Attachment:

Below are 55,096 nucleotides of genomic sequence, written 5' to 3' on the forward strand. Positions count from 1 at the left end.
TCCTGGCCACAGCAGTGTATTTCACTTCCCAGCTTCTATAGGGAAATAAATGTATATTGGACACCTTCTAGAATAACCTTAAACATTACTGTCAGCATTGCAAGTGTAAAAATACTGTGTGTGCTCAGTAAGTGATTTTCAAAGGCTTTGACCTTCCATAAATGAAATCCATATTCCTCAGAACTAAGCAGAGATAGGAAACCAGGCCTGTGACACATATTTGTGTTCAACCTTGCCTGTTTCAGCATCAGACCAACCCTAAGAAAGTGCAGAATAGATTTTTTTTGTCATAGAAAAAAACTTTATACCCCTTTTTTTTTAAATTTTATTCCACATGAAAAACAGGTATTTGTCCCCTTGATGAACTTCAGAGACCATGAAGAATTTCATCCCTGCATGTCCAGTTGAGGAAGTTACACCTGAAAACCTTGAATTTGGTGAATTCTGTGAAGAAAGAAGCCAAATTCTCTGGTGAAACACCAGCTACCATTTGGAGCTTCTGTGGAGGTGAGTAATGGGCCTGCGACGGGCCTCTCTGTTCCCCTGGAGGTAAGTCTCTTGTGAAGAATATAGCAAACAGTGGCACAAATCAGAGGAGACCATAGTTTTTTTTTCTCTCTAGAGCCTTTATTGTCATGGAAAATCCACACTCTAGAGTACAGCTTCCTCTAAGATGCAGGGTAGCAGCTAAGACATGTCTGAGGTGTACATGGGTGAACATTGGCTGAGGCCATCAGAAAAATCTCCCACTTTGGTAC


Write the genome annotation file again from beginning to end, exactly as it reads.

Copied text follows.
Below are 55,096 nucleotides of genomic sequence, written 5' to 3' on the forward strand. Positions count from 1 at the left end.
TCCTGGCCACAGCAGTGTATTTCACTTCCCAGCTTCTATAGGGAAATAAATGTATATTGGACACCTTCTAGAATAACCTTAAACATTACTGTCAGCATTGCAAGTGTAAAAATACTGTGTGTGCTCAGTAAGTGATTTTCAAAGGCTTTGACCTTCCATAAATGAAATCCATATTCCTCAGAACTAAGCAGAGATAGGAAACCAGGCCTGTGACACATATTTGTGTTCAACCTTGCCTGTTTCAGCATCAGACCAACCCTAAGAAAGTGCAGAATAGATTTTTTTTGTCATAGAAAAAAACTTTATACCCCTTTTTTTTTAAATTTTATTCCACATGAAAAACAGGTATTTGTCCCCTTGATGAACTTCAGAGACCATGAAGAATTTCATCCCTGCATGTCCAGTTGAGGAAGTTACACCTGAAAACCTTGAATTTGGTGAATTCTGTGAAGAAAGAAGCCAAATTCTCTGGTGAAACACCAGCTACCATTTGGAGCTTCTGTGGAGGTGAGTAATGGGCCTGCGACGGGCCTCTCTGTTCCCCTGGAGGTAAGTCTCTTGTGAAGAATATAGCAAACAGTGGCACAAATCAGAGGAGACCATAGTTTTTTTTTCTCTCTAGAGCCTTTATTGTCATGGAAAATCCACACTCTAGAGTACAGCTTCCTCTAAGATGCAGGGTAGCAGCTAAGACATGTCTGAGGTGTACATGGGTGAACATTGGCTGAGGCCATCAGAAAAATCTCCCACTTTGGTAC